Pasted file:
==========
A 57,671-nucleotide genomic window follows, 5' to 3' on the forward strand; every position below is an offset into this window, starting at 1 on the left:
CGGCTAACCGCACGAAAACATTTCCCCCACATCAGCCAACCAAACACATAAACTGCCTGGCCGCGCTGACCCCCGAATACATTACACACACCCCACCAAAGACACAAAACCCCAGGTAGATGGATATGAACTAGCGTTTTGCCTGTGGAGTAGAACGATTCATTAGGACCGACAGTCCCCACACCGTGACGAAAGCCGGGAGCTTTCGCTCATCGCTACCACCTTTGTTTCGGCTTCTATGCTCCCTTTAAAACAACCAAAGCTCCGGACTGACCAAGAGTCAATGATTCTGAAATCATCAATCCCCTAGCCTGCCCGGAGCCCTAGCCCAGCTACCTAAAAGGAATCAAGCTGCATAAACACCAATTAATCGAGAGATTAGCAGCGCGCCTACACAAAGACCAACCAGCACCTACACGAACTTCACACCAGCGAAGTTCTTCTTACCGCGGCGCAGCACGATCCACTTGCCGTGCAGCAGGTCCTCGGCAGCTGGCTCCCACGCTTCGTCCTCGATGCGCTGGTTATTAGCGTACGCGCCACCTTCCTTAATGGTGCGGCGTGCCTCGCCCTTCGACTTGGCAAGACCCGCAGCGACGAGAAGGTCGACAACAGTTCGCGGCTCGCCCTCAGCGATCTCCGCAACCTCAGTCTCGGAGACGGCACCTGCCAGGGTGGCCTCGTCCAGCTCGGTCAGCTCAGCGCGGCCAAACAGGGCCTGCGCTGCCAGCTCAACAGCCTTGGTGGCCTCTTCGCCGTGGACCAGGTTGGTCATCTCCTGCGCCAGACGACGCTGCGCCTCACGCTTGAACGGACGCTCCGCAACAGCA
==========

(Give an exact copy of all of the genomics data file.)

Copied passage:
A 57,671-nucleotide genomic window follows, 5' to 3' on the forward strand; every position below is an offset into this window, starting at 1 on the left:
CGGCTAACCGCACGAAAACATTTCCCCCACATCAGCCAACCAAACACATAAACTGCCTGGCCGCGCTGACCCCCGAATACATTACACACACCCCACCAAAGACACAAAACCCCAGGTAGATGGATATGAACTAGCGTTTTGCCTGTGGAGTAGAACGATTCATTAGGACCGACAGTCCCCACACCGTGACGAAAGCCGGGAGCTTTCGCTCATCGCTACCACCTTTGTTTCGGCTTCTATGCTCCCTTTAAAACAACCAAAGCTCCGGACTGACCAAGAGTCAATGATTCTGAAATCATCAATCCCCTAGCCTGCCCGGAGCCCTAGCCCAGCTACCTAAAAGGAATCAAGCTGCATAAACACCAATTAATCGAGAGATTAGCAGCGCGCCTACACAAAGACCAACCAGCACCTACACGAACTTCACACCAGCGAAGTTCTTCTTACCGCGGCGCAGCACGATCCACTTGCCGTGCAGCAGGTCCTCGGCAGCTGGCTCCCACGCTTCGTCCTCGATGCGCTGGTTATTAGCGTACGCGCCACCTTCCTTAATGGTGCGGCGTGCCTCGCCCTTCGACTTGGCAAGACCCGCAGCGACGAGAAGGTCGACAACAGTTCGCGGCTCGCCCTCAGCGATCTCCGCAACCTCAGTCTCGGAGACGGCACCTGCCAGGGTGGCCTCGTCCAGCTCGGTCAGCTCAGCGCGGCCAAACAGGGCCTGCGCTGCCAGCTCAACAGCCTTGGTGGCCTCTTCGCCGTGGACCAGGTTGGTCATCTCCTGCGCCAGACGACGCTGCGCCTCACGCTTGAACGGACGCTCCGCAACAGCA